Social Economic Status, Social Capital, and Mental Health Inequity among the Older Adults in China: An Examination with Individual and Community Data
Yuying Shen, University of North Texas
Dale Yeatts, University of North Texas
Cynthia Cready, University of North Texas
Tianji Cai, University of North Texas
Philip Yang, University of North Texas
This study examines the current mental health conditions among the older adults in Zhejiang and Gansu provinces, China and the effects from socio-economic status (SES) and social capital, with particular attention given to the variations across genders, across different age groups, and across rural/urban residential areas. Statistical results indicate that better education and perceived support in future are consistently significant for the mental health for all groups; mutuality with others is significant to the mental health of females and rural Hukou residents. Availability of Community amenities for the elderly is significant of better mental health for all groups. Community cohesion is significant only for females and rural residents. These findings suggest that great differentiations in economic and social life still exist between different groups among the older adults in China. Also, differences may exist across different groups in using social resources to cope with the stressful circumstances in life.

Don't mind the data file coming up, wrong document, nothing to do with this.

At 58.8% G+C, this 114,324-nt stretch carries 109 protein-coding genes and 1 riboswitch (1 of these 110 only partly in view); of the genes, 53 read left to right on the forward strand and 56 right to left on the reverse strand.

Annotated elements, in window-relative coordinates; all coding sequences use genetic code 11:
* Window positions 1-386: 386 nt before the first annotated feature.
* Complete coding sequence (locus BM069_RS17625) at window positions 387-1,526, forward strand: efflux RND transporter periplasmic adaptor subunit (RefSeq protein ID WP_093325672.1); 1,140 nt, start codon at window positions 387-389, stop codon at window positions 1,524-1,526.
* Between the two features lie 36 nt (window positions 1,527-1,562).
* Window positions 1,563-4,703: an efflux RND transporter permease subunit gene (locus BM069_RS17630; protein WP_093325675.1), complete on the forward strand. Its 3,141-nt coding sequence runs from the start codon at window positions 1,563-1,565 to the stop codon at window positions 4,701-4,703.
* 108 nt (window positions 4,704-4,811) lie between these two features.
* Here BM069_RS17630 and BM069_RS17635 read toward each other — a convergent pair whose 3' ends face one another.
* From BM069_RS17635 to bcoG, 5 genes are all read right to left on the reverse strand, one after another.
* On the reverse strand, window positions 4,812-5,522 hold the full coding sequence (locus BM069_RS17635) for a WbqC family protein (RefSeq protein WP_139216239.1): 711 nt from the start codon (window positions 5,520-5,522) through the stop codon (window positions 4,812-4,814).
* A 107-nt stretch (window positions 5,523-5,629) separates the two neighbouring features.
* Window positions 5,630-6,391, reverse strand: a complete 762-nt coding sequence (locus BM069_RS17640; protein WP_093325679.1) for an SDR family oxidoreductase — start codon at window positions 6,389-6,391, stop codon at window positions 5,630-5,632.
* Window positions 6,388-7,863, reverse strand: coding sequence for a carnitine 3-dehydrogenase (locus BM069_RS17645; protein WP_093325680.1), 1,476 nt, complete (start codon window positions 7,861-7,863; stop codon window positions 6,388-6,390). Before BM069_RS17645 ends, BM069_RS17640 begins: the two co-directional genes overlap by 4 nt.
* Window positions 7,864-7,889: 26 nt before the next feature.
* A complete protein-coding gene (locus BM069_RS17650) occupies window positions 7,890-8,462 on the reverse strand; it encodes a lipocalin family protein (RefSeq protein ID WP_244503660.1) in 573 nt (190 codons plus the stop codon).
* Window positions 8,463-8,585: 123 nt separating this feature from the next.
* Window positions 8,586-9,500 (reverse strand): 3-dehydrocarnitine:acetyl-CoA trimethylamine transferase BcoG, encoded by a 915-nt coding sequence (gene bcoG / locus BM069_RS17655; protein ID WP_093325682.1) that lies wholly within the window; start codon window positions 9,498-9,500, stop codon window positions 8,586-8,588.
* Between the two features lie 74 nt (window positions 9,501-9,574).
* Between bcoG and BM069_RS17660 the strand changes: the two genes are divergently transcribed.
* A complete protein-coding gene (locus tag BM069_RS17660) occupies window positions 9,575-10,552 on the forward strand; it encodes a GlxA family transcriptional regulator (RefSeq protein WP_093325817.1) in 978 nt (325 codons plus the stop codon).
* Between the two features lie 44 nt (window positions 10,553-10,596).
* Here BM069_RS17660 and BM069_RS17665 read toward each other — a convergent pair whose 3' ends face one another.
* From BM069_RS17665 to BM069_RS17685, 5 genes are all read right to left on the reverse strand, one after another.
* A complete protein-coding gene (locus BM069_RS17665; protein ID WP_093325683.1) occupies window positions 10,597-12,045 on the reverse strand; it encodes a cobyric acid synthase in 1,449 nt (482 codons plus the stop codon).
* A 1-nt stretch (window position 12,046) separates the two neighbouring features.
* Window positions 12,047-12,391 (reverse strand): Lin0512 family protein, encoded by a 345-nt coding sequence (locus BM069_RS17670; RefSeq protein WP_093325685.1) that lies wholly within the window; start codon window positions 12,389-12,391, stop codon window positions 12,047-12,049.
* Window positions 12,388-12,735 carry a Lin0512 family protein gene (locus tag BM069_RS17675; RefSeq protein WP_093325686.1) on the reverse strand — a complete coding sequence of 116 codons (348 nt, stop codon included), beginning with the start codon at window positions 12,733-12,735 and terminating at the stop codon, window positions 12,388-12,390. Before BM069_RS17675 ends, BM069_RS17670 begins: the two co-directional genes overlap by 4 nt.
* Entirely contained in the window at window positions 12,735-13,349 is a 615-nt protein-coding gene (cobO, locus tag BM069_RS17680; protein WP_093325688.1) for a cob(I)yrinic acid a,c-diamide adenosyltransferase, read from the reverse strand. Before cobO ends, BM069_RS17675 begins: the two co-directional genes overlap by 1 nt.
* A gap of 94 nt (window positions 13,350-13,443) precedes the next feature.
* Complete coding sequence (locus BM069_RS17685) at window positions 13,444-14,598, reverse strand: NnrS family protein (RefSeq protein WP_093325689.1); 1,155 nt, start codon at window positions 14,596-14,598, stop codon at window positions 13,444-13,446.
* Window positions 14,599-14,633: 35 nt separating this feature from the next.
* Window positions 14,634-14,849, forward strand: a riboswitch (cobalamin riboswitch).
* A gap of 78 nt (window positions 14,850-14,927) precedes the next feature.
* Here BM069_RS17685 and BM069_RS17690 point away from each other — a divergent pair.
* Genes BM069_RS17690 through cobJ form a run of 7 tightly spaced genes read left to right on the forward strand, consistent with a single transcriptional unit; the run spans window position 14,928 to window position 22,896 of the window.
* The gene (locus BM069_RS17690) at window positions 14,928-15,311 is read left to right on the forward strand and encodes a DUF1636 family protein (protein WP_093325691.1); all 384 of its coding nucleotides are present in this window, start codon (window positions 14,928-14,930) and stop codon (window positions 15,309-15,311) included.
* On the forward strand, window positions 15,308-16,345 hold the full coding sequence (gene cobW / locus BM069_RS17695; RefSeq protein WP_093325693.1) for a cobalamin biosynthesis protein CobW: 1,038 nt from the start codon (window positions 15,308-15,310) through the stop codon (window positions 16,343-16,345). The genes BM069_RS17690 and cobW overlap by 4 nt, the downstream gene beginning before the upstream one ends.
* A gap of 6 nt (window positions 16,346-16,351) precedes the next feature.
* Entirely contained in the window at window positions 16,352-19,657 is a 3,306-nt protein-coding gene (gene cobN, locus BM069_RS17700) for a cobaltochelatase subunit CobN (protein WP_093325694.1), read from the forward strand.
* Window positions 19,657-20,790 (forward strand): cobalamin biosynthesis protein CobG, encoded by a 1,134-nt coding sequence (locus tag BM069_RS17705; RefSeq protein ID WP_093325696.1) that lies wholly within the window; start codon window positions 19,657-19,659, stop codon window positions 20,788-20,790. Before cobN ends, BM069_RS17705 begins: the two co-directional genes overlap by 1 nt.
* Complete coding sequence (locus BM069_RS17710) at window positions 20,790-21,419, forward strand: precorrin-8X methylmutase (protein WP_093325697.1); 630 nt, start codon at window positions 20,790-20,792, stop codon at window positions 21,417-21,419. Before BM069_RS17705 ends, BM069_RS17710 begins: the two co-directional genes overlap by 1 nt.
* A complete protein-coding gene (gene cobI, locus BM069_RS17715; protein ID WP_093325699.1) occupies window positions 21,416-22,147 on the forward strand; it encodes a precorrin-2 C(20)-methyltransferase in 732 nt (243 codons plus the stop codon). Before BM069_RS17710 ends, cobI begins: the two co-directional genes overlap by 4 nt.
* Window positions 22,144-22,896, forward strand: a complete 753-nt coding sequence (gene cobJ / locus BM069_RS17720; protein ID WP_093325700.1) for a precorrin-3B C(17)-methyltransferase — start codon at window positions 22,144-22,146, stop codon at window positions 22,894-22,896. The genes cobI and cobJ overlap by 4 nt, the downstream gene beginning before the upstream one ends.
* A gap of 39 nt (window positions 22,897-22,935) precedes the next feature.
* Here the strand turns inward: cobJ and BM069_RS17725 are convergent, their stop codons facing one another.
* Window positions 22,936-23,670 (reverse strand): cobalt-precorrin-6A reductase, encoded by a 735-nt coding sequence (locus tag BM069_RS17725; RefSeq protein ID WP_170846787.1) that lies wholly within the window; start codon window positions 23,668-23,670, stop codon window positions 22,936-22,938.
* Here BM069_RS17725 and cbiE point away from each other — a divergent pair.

Presented in Poster Session 6